News About Your Land Trust and More

Click below to read our monthly electronic newsletter, intended for distribution over social media, that includes news of what is happening at our conservation properties, as well as general conservation topics. There are also articles on Attleboro history, with a focus on the Barrows Farm (now the Richardson Preserve) and what seasonal tasks the Barrows family might have been working on as they derived their living from this land 300 years ago. News of the Attleboro Community Garden is also a regular feature.
This publication is being produced by the Education and Outreach Committee of the Attleboro Land Trust, local volunteers, and some of the classes at Attleboro High School.

Newsletters

Contact us if you would like to subscribe to the email version of this newsletter.

Boughs of holly festoon the Richardson Preserve

After 24 hours of rain, sleet, and snow, the Richardson Nature Preserve glistened on the morning of December 18, 2019.  An American holly tree is in the foreground.  The red berries, found only on female trees, provide food for many birds.

Many help launch an invasive plant removal project at Larson Woodland

Invasive species are organisms that are not native to an area, that tend to spread and displace native species, and that have harmful consequences for the environment.  Invasive species include animals, plants, and even fungi.  In the twentieth century, diseases caused by non-native fungi–accidentally introduced in North America–devastated elm and chestnut trees.  Invasive gypsy moths have damaged many other local tree species.

Invasive trees and shrubs are common in our area and threaten to crowd out native plants–wreaking havoc with native ecosystems.  The Attleboro Land Trust has launched an invasive removal project focusing on Larson Woodland.  At four acres, this is one of our smaller nature preserves.  This will serve as a demonstration project, and we hope to apply lessons learned to our other preserves.

A survey of the preserve was conducted by Gary Krofta and Phil Boucher, resulting in a map identifying the invasive species to be targeted and their locations.  Longtime watershed protection advocate Don Doucette has been a key advisor.  The project was kicked off on Saturday, November 23.  Among the volunteers who pitched in was a contingent of Scouts from Attleboro Troop 15.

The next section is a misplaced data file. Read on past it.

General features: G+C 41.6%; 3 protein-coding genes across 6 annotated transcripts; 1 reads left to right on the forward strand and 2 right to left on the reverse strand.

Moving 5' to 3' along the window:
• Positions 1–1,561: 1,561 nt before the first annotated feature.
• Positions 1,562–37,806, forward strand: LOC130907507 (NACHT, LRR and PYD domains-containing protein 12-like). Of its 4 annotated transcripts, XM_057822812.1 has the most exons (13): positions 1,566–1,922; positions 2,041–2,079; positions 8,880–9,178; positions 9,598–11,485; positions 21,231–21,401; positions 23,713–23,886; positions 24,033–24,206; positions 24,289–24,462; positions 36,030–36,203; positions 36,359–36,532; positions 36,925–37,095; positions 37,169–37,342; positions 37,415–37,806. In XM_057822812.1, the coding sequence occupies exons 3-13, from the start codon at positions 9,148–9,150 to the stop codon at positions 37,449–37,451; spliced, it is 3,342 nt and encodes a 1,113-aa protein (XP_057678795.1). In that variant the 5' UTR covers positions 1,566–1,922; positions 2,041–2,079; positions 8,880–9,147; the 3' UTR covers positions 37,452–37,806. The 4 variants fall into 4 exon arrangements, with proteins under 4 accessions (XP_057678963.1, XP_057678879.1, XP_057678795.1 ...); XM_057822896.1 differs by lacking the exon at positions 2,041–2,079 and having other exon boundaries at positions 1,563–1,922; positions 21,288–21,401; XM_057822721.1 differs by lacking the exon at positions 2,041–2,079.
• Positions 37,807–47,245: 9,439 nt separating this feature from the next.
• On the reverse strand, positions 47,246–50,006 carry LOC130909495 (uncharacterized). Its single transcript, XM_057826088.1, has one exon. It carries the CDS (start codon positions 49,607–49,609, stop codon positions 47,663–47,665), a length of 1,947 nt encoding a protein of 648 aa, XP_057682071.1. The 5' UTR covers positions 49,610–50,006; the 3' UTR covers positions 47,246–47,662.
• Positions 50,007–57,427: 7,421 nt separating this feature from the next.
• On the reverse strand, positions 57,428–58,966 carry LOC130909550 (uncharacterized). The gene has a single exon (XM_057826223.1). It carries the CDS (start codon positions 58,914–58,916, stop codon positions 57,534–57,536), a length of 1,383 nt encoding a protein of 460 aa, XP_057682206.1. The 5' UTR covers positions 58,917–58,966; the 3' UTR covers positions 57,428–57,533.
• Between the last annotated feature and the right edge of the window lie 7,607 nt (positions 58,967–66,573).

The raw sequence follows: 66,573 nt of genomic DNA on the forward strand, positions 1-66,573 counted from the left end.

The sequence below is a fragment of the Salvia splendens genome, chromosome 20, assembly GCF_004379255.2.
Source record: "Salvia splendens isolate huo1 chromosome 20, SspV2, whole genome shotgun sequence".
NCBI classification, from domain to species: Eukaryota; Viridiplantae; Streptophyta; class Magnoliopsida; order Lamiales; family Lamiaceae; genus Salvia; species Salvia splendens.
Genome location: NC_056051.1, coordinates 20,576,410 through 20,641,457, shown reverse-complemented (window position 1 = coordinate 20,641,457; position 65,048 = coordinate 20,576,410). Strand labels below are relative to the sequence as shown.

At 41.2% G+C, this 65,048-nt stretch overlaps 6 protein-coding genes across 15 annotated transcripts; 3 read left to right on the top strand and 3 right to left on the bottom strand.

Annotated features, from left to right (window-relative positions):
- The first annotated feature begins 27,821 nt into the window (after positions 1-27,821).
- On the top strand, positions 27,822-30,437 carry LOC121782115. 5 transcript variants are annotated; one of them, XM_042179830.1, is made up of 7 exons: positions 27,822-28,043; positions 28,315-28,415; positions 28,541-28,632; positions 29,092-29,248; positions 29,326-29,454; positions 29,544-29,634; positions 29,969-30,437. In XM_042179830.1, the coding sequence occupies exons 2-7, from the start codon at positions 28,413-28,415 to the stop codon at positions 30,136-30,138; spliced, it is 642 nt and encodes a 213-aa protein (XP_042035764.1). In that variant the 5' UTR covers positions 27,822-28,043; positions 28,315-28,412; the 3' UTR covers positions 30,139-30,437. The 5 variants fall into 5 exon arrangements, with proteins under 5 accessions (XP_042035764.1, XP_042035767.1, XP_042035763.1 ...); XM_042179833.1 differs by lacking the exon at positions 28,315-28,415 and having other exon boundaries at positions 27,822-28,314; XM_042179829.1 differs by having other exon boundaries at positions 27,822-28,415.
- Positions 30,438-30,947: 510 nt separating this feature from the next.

A good turnout of volunteers helped to remove invasive plant species at Larson Woodland on November 23, 2019.    Image credit: C. Adler

Oriental bittersweet was removed from the banks of the Ten Mile River near the spillway.  The bright red berries (once prized for their decorative value during the winter holidays) were bagged and will be burned to prevent propagation of new plants.

Oriental bittersweet (Celastrus orbiculatus) is an invasive vine that originated in China.    Image credit: C. Adler

Some large non-native honeysuckle bushes along Riverbank Road were also removed.

Scouts from Troop 15 removing an invasive honeysuckle bush at Larson Woodland.    Image credit: C. Adler

Project work parties will continue in the spring.  Some of the other species to be targeted are buckthorn, purple loosestrife, and Norway maple.  We welcome more volunteers to help with the work.

Annual meeting focuses on “Hike Attleboro”

Trail advocate Don Burn brought his vision to a full house at the Attleboro Land Trust’s annual meeting on October 22.  Burn was the driving force behind a network of trails in Westborough, Massachusetts, known as the “Charm Bracelet.”  His words helped to energize a similar effort underway locally dubbed “Hike Attleboro.”  The Attleboro Land Trust, Mass Audubon, and the City of Attleboro each own and manage conservation lands with walking trails in the city.  Hike Attleboro will use a common logo and roadside signs to direct residents to these trails.

The Westborough Charm Bracelet was driven by Burn’s vision to “Connect with trails every public open space parcel and recreation area in Westborough to every neighborhood and to the adjoining towns.”  This neatly coincides with a similar vision in Attleboro’s 2011 Comprehensive Plan of walkable neighborhoods with public parks within a 10-minute walk.

 

Don Burn points out one of the benefits of walking in the woods.    Image credit: Ken Salome

Burn touted the many benefits of walking trails, including research that indicates a strong connection between time spent in nature and reduced levels of stress and anxiety.  He emphasized the importance of partnerships in attempting a project of the scale of the Charm Bracelet, which included participation by civic organizations, youth groups, businesses, landowners, developers, and many municipal boards and departments.